Go back six years in Ireland and we all took our discarded fridges, cookers, TV sets, deep fat fryers and other electrical goods to the dump where they were thrown into a deep hole along with other waste and eventually covered over.
Now however, the whole idea is to divert such goods away from dumps (landfills) and our first instinct is to hand back them back to a retailer when we go to buy a replacement.
Indeed, we’re among the best in Europe at doing this and are recycling almost twice as many electrical items as our neighbours in Britain, for example.
In just five years, we have brought the average electric recyclables to 9.5kg per person compared to the EU average of 5kg. At a time when there’s a lot of negativity about our overall performance on environmental matters this is a good news story.
Elizabeth O’Reilly, compliance manager with WEEE Ireland (Waste Electrical and Electronic Equipment), says one of the main reasons for our success is that it has been made as easy as possible for people to recycle.
Firstly, people can bring back old goods to retailers when they are purchasing something new. Secondly, they can bring used goods to regular recycling centres and, thirdly, collection days are arranged in areas around the country where recycling facilities are not readily available.
Such collection days might take place only once a year, but at least they offer people a way of getting rid of items that might have be lying in garages, or sheds, for a long time. Ms O’Reilly also believes the general campaigns in recent years to encourage people become greener in their attitudes are helping and people are becoming ever more open to the general concept of recycling.
“We’re constantly trying to create awareness and to encourage the public to use whatever facilities are available to dispose of their used goods in an environmentally friendly manner,” she adds.
It’s also well to remember that if recycling targets weren’t achieved, fines would be imposed by the EU. WEEE has more than 500 members, including some top companies such as Dell, Phillips and Panasonic, representing nearly 80% of the electrical goods placed on the market.
The collected waste products are broken down into their component parts and sold on. Televisions and computer equipment are among the most common items recycled.
Some of the statistics built up over the past five years are quite mind-boggling. In that time, WEEE Ireland have collected enough TVs and monitors to go around the M50 motorway 14 times Enough large household appliances and fridge freezers have been collected to fill Croke Park 41 times.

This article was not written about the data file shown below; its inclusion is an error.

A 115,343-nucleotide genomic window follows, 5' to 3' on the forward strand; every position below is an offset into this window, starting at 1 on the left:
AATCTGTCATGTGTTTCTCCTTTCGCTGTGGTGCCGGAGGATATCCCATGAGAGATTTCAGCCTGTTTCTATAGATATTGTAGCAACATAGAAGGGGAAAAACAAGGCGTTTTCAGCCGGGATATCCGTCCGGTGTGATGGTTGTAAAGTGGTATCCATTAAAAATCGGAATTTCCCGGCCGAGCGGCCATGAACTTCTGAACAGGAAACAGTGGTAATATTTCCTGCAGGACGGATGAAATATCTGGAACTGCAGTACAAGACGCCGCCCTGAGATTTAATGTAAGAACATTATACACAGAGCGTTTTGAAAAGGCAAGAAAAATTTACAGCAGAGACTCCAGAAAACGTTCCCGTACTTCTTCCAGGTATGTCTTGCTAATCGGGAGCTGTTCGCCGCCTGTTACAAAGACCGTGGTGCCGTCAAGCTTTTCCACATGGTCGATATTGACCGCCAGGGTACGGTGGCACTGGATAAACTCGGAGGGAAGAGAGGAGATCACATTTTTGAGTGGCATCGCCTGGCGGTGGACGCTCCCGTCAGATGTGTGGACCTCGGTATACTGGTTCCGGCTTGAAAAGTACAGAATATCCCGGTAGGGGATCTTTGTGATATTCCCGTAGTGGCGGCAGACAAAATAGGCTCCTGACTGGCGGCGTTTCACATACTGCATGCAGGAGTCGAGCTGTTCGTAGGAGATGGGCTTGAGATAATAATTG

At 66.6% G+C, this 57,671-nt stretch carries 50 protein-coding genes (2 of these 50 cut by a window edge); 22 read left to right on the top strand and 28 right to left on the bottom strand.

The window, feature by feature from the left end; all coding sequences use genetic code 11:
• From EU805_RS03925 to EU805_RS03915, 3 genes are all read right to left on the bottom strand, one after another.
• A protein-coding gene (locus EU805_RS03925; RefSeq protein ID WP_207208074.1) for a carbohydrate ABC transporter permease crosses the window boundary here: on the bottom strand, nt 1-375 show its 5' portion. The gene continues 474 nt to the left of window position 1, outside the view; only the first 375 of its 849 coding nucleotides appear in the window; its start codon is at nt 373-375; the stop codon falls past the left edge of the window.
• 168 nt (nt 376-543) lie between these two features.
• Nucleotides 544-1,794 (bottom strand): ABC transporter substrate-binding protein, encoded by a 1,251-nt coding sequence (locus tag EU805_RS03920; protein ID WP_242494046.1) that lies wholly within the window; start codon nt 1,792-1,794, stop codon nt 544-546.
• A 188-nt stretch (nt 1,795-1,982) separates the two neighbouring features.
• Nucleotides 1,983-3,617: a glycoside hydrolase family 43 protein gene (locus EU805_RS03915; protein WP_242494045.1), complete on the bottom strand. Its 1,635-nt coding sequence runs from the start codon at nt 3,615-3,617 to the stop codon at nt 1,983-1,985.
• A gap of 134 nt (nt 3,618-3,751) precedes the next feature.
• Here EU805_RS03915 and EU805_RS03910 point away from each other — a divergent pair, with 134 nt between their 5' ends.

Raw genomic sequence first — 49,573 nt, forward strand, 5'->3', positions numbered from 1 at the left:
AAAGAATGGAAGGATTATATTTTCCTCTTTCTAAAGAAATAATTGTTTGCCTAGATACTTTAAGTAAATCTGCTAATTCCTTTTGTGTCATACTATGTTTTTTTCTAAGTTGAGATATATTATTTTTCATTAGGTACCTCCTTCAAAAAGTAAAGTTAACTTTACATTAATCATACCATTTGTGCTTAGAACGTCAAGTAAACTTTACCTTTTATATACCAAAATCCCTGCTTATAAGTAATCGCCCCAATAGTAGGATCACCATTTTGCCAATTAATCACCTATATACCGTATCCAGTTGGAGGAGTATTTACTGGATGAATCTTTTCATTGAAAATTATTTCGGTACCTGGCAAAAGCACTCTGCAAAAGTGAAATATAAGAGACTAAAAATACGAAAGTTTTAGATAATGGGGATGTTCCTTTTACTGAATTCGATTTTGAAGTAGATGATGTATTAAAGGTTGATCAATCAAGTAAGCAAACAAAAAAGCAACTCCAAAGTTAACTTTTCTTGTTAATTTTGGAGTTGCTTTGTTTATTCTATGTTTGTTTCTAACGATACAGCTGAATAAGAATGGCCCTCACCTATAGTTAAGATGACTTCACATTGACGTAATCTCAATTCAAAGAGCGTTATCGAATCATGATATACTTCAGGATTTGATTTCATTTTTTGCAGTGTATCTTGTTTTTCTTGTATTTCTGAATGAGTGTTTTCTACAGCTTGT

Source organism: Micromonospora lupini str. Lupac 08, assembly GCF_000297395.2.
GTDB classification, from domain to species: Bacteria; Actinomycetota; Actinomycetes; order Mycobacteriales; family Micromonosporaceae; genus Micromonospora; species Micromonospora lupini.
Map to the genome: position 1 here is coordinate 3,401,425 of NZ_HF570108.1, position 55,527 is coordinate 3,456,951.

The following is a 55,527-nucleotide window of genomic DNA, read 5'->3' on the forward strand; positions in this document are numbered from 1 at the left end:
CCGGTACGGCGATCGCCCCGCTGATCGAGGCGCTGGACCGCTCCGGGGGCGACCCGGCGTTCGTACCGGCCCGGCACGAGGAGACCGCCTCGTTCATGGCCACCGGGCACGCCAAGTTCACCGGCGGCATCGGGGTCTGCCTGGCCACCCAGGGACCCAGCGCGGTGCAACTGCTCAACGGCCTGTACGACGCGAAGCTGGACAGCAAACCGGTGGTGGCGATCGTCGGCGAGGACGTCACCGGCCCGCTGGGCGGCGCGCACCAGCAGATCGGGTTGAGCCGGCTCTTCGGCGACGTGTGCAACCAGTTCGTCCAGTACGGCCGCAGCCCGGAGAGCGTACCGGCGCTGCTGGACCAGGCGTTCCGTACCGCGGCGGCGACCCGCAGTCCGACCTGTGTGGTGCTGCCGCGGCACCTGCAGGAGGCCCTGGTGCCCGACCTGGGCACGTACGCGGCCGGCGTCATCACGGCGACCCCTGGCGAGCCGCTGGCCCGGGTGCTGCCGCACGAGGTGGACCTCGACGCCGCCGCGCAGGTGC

Some10 million fluorescent lamps and energy savers have been collected since 2005. More than 33 million units have been collected, equal to over seven items for every man woman and child in Ireland.
This is one of the fastest growing waste streams in the world and, in a throwaway society where things are no longer repaired, more electrical goods will have to be disposed of.
An indication of the public’s response to the collection days for recycled electrical goods can be gleaned from the huge turnout over two days in Ennis and Lahinch, Co Clare, recently. Almost 400 cars came to the collection points over the two days.
Hundreds of people turned up bringing mainly fridges, television sets and washing machines, as well as a large amount of smaller items and kitchen equipment such as toasters and kettles along with vacuum cleaners, driers, hair straighteners and batteries.
Joan Tarmey, environmental awareness officer with Clare County Council, said the amount of waste collected in Ennis and Lahinch was “significant”, stressing that the material was being properly treated and metals recovered, where possible.
Kerry also has a good record and topped the European Recycling Platform (ERP) recycling days in 2008.
This year, 74 tonnes of electrical waste, the biggest ever, has been collected in Kerry. Collection days have been provisionally fixed for Castleisland, on September 10, and Listowel, on September 11.
Cork people also respond in large numbers to recycling days around the city and county and there were collections on Saturday (August 21), in Midleton, Wilton and Mahon.
Many people also continue to use facilities at centres provided by Cork City Council and Cork County Council. Since January 2010, more than 200 tonnes of electrical waste has been collected over 10 Cork collection days.
The single largest WEEE Ireland collection day was held in the Marsh Road bring site, in Skibbereen, this August, generating nearly 75 tonnes of electrical waste and waste batteries.